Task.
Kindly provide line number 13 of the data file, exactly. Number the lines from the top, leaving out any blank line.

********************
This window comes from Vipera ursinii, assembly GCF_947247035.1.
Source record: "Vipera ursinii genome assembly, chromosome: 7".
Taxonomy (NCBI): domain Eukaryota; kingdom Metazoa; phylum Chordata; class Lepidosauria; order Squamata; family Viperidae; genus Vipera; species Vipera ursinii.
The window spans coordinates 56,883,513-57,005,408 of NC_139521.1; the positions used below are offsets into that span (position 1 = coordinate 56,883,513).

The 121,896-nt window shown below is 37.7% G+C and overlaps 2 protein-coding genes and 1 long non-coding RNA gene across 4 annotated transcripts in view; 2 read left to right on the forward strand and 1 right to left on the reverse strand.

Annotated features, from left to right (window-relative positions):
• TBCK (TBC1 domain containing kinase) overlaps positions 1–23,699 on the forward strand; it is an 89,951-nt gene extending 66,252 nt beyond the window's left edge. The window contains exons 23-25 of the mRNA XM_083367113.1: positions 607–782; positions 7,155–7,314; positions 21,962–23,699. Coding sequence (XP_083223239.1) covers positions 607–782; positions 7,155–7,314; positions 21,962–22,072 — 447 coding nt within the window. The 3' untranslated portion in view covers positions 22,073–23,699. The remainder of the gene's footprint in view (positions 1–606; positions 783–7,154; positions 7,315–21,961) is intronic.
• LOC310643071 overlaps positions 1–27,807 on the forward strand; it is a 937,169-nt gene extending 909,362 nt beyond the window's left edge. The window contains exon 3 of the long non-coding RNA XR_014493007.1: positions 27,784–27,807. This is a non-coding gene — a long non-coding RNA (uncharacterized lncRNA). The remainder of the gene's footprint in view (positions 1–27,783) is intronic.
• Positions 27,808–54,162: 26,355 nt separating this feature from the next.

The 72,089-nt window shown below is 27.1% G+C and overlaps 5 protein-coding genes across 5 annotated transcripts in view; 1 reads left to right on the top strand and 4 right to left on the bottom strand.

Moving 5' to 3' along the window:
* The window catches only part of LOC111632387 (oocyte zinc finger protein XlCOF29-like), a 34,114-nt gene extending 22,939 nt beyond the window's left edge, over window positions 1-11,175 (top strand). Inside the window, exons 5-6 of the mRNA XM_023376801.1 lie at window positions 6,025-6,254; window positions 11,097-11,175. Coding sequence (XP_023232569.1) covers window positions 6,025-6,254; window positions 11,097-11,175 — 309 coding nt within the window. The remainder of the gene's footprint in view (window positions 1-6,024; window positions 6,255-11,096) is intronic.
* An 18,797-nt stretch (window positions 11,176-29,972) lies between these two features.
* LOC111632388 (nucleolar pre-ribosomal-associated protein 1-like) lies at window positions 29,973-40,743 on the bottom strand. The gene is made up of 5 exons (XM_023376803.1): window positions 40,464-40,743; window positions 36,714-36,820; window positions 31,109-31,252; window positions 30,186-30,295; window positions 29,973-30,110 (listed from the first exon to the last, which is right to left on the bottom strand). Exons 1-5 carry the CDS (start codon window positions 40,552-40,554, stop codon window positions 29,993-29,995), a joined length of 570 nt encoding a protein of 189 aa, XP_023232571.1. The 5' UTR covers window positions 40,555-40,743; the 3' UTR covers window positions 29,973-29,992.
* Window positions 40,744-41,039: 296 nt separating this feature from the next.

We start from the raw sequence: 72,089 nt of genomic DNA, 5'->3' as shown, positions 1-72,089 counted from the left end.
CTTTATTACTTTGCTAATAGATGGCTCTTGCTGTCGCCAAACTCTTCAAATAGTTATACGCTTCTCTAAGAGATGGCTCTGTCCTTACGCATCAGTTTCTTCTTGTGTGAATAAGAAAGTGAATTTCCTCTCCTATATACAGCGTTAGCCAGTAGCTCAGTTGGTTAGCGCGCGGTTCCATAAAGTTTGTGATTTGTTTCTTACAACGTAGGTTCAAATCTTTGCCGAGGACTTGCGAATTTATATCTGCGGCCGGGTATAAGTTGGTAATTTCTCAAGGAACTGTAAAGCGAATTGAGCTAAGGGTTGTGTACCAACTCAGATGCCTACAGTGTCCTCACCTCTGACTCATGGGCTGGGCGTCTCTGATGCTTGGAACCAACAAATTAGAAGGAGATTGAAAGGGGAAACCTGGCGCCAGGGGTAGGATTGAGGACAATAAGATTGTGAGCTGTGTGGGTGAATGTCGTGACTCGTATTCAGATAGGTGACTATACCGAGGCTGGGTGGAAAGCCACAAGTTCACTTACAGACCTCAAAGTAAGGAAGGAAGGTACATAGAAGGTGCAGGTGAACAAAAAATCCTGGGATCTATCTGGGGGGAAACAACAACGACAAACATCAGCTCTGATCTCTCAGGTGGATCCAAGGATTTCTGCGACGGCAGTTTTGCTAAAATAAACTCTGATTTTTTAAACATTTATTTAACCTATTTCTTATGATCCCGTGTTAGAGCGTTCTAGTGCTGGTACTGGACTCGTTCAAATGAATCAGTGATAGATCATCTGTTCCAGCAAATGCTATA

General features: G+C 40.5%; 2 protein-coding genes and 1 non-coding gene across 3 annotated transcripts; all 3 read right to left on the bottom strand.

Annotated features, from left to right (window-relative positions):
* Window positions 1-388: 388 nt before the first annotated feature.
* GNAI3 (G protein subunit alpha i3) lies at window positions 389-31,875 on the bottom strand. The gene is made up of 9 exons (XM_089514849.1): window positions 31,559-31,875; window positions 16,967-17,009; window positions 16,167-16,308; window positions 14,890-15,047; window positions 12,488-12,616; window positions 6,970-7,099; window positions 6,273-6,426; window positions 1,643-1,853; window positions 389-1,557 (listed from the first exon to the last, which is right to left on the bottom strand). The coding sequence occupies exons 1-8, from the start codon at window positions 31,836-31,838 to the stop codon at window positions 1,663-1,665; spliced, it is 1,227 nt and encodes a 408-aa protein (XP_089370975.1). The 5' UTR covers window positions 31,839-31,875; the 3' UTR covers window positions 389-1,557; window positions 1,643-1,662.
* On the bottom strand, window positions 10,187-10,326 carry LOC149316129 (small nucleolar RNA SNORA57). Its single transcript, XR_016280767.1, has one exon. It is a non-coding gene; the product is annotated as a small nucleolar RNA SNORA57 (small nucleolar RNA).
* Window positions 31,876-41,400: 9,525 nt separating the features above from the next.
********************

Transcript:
* An 18,797-nt stretch (window positions 11,176-29,972) lies between these two features.